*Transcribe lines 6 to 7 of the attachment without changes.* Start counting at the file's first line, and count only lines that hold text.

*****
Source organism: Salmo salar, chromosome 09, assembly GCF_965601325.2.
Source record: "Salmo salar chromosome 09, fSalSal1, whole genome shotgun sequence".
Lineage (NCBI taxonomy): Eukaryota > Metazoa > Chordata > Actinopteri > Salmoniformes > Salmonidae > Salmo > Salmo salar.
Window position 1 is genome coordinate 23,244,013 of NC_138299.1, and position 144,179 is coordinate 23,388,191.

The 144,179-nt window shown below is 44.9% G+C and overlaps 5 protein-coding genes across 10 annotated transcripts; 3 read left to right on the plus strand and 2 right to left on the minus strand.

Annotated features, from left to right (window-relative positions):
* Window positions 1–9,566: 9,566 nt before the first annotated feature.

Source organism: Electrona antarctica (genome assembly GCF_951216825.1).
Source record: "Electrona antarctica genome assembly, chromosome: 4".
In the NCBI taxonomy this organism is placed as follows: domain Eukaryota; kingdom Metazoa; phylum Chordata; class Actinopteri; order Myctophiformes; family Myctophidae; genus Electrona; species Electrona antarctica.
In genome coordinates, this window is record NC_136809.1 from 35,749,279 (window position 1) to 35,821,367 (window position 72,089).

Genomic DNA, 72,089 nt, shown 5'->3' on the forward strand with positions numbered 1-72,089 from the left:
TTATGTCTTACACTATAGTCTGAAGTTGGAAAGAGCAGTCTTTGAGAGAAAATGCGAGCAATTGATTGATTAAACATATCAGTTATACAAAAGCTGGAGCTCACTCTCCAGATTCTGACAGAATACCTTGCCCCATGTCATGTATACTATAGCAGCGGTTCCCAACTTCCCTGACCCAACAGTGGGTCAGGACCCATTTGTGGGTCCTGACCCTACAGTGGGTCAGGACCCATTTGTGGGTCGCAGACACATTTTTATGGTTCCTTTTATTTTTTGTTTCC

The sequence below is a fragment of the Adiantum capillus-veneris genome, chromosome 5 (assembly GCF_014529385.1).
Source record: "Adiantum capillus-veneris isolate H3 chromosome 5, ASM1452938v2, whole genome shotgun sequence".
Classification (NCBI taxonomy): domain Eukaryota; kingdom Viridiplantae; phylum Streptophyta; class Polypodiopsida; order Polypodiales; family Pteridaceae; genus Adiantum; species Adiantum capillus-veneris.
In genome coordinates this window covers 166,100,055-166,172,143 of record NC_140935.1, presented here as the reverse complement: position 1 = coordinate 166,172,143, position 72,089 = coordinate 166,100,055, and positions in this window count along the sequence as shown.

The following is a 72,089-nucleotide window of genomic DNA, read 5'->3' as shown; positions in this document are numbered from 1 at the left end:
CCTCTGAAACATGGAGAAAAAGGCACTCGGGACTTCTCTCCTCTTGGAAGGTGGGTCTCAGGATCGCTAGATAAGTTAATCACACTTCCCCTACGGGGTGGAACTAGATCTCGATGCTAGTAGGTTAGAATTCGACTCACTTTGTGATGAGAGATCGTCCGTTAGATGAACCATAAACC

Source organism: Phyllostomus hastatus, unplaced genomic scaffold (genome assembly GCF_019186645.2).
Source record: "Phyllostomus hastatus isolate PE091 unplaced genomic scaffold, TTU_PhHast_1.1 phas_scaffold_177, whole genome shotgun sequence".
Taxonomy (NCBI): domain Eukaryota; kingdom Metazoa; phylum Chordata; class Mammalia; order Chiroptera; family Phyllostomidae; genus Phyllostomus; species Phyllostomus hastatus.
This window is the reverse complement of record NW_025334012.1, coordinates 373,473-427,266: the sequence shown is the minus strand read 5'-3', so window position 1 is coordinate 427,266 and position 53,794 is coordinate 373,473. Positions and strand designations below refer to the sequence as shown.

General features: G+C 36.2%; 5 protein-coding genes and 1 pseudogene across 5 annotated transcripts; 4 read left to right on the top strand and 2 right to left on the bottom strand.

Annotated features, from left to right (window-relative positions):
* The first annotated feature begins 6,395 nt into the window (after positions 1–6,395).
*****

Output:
Annotated features, from left to right (window-relative positions):
* Window positions 1–9,566: 9,566 nt before the first annotated feature.